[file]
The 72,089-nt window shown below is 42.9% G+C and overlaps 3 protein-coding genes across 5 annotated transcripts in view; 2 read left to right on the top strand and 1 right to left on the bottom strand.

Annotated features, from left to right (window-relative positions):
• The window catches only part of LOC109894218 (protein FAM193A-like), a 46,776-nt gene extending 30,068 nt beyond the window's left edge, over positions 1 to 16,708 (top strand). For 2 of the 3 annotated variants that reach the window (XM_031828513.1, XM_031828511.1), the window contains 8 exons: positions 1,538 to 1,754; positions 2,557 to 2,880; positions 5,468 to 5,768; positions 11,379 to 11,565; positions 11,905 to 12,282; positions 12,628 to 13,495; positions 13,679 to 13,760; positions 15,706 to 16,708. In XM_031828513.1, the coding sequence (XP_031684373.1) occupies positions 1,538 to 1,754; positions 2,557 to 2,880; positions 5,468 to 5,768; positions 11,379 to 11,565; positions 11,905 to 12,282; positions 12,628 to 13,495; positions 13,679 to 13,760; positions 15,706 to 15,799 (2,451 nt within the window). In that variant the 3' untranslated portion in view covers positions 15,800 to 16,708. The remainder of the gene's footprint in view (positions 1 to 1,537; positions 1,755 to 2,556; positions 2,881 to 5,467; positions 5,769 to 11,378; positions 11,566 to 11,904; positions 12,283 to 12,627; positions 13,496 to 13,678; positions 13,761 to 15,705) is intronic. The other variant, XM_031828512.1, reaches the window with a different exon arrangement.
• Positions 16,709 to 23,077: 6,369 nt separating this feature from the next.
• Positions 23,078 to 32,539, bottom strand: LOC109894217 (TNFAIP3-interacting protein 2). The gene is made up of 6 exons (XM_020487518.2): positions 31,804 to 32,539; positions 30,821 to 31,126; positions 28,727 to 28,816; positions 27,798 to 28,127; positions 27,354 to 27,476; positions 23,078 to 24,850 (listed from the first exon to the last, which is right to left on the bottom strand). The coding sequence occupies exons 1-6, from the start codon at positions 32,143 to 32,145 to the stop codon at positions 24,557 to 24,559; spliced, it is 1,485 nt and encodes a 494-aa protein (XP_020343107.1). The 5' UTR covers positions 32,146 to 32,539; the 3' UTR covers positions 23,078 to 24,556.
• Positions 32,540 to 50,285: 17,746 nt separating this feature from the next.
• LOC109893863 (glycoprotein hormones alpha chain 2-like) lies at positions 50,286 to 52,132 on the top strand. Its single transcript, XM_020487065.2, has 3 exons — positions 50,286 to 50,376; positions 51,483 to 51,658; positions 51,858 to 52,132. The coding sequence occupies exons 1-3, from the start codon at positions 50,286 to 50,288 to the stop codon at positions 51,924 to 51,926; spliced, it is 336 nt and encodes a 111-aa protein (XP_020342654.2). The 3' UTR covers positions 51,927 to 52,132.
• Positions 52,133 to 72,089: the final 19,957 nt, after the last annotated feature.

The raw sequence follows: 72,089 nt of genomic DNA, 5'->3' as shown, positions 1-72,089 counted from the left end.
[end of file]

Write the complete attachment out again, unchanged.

The 72,089-nt window shown below is 42.9% G+C and overlaps 3 protein-coding genes across 5 annotated transcripts in view; 2 read left to right on the top strand and 1 right to left on the bottom strand.

Annotated features, from left to right (window-relative positions):
• The window catches only part of LOC109894218 (protein FAM193A-like), a 46,776-nt gene extending 30,068 nt beyond the window's left edge, over positions 1 to 16,708 (top strand). For 2 of the 3 annotated variants that reach the window (XM_031828513.1, XM_031828511.1), the window contains 8 exons: positions 1,538 to 1,754; positions 2,557 to 2,880; positions 5,468 to 5,768; positions 11,379 to 11,565; positions 11,905 to 12,282; positions 12,628 to 13,495; positions 13,679 to 13,760; positions 15,706 to 16,708. In XM_031828513.1, the coding sequence (XP_031684373.1) occupies positions 1,538 to 1,754; positions 2,557 to 2,880; positions 5,468 to 5,768; positions 11,379 to 11,565; positions 11,905 to 12,282; positions 12,628 to 13,495; positions 13,679 to 13,760; positions 15,706 to 15,799 (2,451 nt within the window). In that variant the 3' untranslated portion in view covers positions 15,800 to 16,708. The remainder of the gene's footprint in view (positions 1 to 1,537; positions 1,755 to 2,556; positions 2,881 to 5,467; positions 5,769 to 11,378; positions 11,566 to 11,904; positions 12,283 to 12,627; positions 13,496 to 13,678; positions 13,761 to 15,705) is intronic. The other variant, XM_031828512.1, reaches the window with a different exon arrangement.
• Positions 16,709 to 23,077: 6,369 nt separating this feature from the next.
• Positions 23,078 to 32,539, bottom strand: LOC109894217 (TNFAIP3-interacting protein 2). The gene is made up of 6 exons (XM_020487518.2): positions 31,804 to 32,539; positions 30,821 to 31,126; positions 28,727 to 28,816; positions 27,798 to 28,127; positions 27,354 to 27,476; positions 23,078 to 24,850 (listed from the first exon to the last, which is right to left on the bottom strand). The coding sequence occupies exons 1-6, from the start codon at positions 32,143 to 32,145 to the stop codon at positions 24,557 to 24,559; spliced, it is 1,485 nt and encodes a 494-aa protein (XP_020343107.1). The 5' UTR covers positions 32,146 to 32,539; the 3' UTR covers positions 23,078 to 24,556.
• Positions 32,540 to 50,285: 17,746 nt separating this feature from the next.
• LOC109893863 (glycoprotein hormones alpha chain 2-like) lies at positions 50,286 to 52,132 on the top strand. Its single transcript, XM_020487065.2, has 3 exons — positions 50,286 to 50,376; positions 51,483 to 51,658; positions 51,858 to 52,132. The coding sequence occupies exons 1-3, from the start codon at positions 50,286 to 50,288 to the stop codon at positions 51,924 to 51,926; spliced, it is 336 nt and encodes a 111-aa protein (XP_020342654.2). The 3' UTR covers positions 51,927 to 52,132.
• Positions 52,133 to 72,089: the final 19,957 nt, after the last annotated feature.

The raw sequence follows: 72,089 nt of genomic DNA, 5'->3' as shown, positions 1-72,089 counted from the left end.